2014 | 63 | 4(252) | 45-55
Article title

Nieznane molierianum warszawskie z początku lat sześćdziesiątych XVIII wieku

Title variants
An Unknown Molière-related Document from Warsaw of the 1760s
Languages of publication
We are presenting a new source documenting the theatre life in Warsaw at the beginning of the 1760s outside the Saxon Operalnia. In the French Muséum National d’Histoire Naturelle in Paris, among the papers of Jean-Étienne Guettard (1715-1786), a natural scientist and geologist who was in Poland in 1760-1762 (accompanying Marquis de Paulmy Antoine-René Voyer de’Argenson who served as French ambassador to the Polish court of King Augustus III), there is a Polish-German theatre poster. The lower part of the poster, written in German and printed in finer letters, is a little more detailed and edited with more care than the Polish counterpart, and thus, may be viewed as the primary version. A stage artist styling himself as a “well known English funambulist” had probably come to the capital of Poland via one of the usual tracts journeyed by the so-called traveling troupes of English comedians that were going East through German countries. His last name, spelled as “Berge” (Berże), suggests an actor and entrepreneur known as André Bergé. A little later, in 1765, he was leasing a theatre house on Monbijou Square in Berlin. Using the German version of his name, Andreas, this former member of a French theatre troupe that cultivated comical opera in the capital of Prussia, produced a series of singspiels. The Warsaw show announced by the presented poster was to be performed at the riding hall by the Załuskich Palace on Długa Street and featured two titles: Doktor przymuszony albo przez kochanie zaniemówiona białogłowa and Imaginacja choroby, split by an acrobatic show by Mr and Mrs “Berże” (Bergé). The German title of the latter comedic piece, advertised as a “brand new English pantomime”, is consistent with how Molière’s Le malade imaginaire was traditionally translated. In the case of the former comedy, traces seem to lead to English adaptations as well: Le médecin malgré lui by Molière was translated into English thrice at the beginning of the 18th century: by John Otello, John Watt, and Henry Fielding. An adaptation Doctor or the Dumb Lady Cur’d by the last of the authors was played at the royal theatre on Drury Lane (prem. 23 June 1732). The present work-in-progress paper discussing the Parisian discovery made by Piotr Daszkiewicz encourages further and more detailed research.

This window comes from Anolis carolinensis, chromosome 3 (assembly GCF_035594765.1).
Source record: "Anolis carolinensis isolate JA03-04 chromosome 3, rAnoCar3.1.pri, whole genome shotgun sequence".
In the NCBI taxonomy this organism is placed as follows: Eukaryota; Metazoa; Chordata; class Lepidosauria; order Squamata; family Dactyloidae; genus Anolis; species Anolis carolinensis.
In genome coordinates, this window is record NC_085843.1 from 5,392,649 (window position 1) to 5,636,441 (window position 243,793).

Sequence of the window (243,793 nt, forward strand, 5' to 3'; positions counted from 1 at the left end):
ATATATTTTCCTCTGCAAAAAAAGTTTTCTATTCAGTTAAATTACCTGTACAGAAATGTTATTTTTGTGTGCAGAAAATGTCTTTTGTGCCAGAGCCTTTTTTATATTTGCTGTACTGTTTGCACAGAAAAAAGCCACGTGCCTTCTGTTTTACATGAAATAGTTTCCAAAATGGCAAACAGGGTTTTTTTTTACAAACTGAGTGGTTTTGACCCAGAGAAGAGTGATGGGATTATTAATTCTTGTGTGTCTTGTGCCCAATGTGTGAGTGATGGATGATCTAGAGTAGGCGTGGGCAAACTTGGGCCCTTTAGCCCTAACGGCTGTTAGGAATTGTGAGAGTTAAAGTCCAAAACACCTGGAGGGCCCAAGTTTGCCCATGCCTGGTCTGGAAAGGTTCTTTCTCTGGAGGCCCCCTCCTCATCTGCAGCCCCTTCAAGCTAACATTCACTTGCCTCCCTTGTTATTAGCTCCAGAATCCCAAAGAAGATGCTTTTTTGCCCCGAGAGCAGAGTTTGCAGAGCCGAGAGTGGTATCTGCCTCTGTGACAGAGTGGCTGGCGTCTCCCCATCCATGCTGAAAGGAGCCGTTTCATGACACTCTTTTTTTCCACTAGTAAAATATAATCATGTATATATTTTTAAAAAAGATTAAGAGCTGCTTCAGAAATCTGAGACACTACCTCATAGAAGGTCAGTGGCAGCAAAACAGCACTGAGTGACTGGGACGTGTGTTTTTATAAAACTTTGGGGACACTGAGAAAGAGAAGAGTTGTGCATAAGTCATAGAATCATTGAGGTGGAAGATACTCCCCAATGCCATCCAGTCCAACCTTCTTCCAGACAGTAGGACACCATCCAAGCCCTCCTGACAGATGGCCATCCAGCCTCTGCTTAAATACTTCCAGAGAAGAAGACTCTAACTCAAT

Physical description
  • Muséum national d'Histoire naturelle, Paris
  • Uniwersytet im. Adama Mickiewicza w Poznaniu
  • P. Daszkiewicz, R. Tarkowski, Pobyt i badania przyrodnicze Jeana-Étienne Guettarda w Rzeczypospolitej (1760–1762). Wraz z tłumaczeniem tekstu „Rozprawa o naturze ziem Polski i minerałów w nich zawartych”, Kraków 2009.
  • J. Jackl, Teatr i życie teatralne w gazetach, [w:] Teatr Narodowy 1765–1794, pod red. J. Kotta, Warszawa 1967.
  • P. Kąkol, O teatrze zawodowym w osiemnastowiecznym Gdańsku. Wokół gdańskiego afisza, Gdańsk 2009.
  • B. Korzeniewski, Teatr francuski w Warszawie za Augusta III, „Pamiętnik Teatralny” 1956 z. 1.
  • J. Lipiński, O afiszach, reklamie i krytyce, „Pamiętnik Teatralny” 1961 z. 1.
  • Z. Raszewski, Bilet do teatru. Szkice, Kraków 1998.
  • Z. Raszewski, Warszawski afisz dzienny. Teatr Narodowy i jego kontynuacje (1765–1915), [w:] idem, Trudny rebus, Wrocław 1990.
  • M. Rutkowska, Terminologia dramatu i teatru w polskim oświeceniu, Poznań 2007.
  • R. Tarkowski, Nowe materiały dotyczące podróży przyrodnika francuskiego J.-E. Guettarda do Polski (1760–1762), „Przegląd Geologiczny” 2005 nr 1.
  • K. Wierzbicka-Michalska, Aktorzy cudzoziemscy w Warszawie w XVIII wieku, Wrocław 1975.
  • A. Żórawska-Witkowska, Muzyka na polskim dworze Augusta III, Cz. I, Lublin 2012.
Document Type
Publication order reference
YADDA identifier
JavaScript is turned off in your web browser. Turn it on to take full advantage of this site, then refresh the page.